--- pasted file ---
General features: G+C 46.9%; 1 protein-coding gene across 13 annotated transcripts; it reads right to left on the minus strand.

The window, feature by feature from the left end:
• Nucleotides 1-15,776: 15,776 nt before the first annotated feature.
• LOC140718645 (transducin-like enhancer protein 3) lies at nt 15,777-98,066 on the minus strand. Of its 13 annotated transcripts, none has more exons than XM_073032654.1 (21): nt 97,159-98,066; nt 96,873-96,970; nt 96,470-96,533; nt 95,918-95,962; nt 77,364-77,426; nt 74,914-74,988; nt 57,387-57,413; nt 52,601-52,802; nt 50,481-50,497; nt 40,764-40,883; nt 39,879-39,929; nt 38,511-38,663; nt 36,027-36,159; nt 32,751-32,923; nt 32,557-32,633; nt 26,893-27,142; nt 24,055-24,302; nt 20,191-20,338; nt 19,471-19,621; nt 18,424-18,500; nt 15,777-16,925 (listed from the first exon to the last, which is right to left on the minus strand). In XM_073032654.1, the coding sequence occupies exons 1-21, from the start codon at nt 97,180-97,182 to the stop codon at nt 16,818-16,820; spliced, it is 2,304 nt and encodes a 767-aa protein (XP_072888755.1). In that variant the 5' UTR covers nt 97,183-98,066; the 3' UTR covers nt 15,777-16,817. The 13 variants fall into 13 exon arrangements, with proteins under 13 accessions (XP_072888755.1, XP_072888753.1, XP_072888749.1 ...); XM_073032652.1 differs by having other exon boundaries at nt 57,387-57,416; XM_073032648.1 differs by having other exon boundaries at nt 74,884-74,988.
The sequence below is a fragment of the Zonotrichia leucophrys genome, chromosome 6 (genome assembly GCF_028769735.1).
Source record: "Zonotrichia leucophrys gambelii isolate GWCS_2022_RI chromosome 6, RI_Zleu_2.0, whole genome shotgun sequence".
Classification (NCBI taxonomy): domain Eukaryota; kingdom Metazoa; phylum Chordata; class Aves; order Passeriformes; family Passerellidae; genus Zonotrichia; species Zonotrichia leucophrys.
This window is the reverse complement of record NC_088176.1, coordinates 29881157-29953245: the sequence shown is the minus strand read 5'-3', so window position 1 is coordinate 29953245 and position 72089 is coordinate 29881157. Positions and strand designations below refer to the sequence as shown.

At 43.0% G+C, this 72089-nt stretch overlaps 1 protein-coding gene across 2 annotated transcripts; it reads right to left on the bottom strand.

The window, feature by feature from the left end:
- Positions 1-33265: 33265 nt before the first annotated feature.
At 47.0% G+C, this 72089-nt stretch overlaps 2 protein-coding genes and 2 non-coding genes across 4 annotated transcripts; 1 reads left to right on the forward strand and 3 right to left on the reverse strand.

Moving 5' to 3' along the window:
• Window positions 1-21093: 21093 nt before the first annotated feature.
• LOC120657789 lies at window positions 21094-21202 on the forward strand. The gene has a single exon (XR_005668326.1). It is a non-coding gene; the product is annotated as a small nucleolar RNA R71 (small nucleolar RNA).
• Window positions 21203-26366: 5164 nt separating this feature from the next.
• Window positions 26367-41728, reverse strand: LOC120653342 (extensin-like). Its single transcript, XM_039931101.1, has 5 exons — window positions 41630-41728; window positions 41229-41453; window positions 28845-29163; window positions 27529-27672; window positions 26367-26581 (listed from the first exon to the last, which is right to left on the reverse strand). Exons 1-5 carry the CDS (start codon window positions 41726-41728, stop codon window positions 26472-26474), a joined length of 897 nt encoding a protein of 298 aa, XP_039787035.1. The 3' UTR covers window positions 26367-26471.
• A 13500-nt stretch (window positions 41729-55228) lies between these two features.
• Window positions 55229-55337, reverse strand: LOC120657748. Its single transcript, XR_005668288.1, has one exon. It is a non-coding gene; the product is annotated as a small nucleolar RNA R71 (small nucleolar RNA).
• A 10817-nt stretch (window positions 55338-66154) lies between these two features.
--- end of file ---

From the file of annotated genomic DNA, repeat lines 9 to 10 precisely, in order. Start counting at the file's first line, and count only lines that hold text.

At 43.0% G+C, this 72089-nt stretch overlaps 1 protein-coding gene across 2 annotated transcripts; it reads right to left on the bottom strand.

The window, feature by feature from the left end: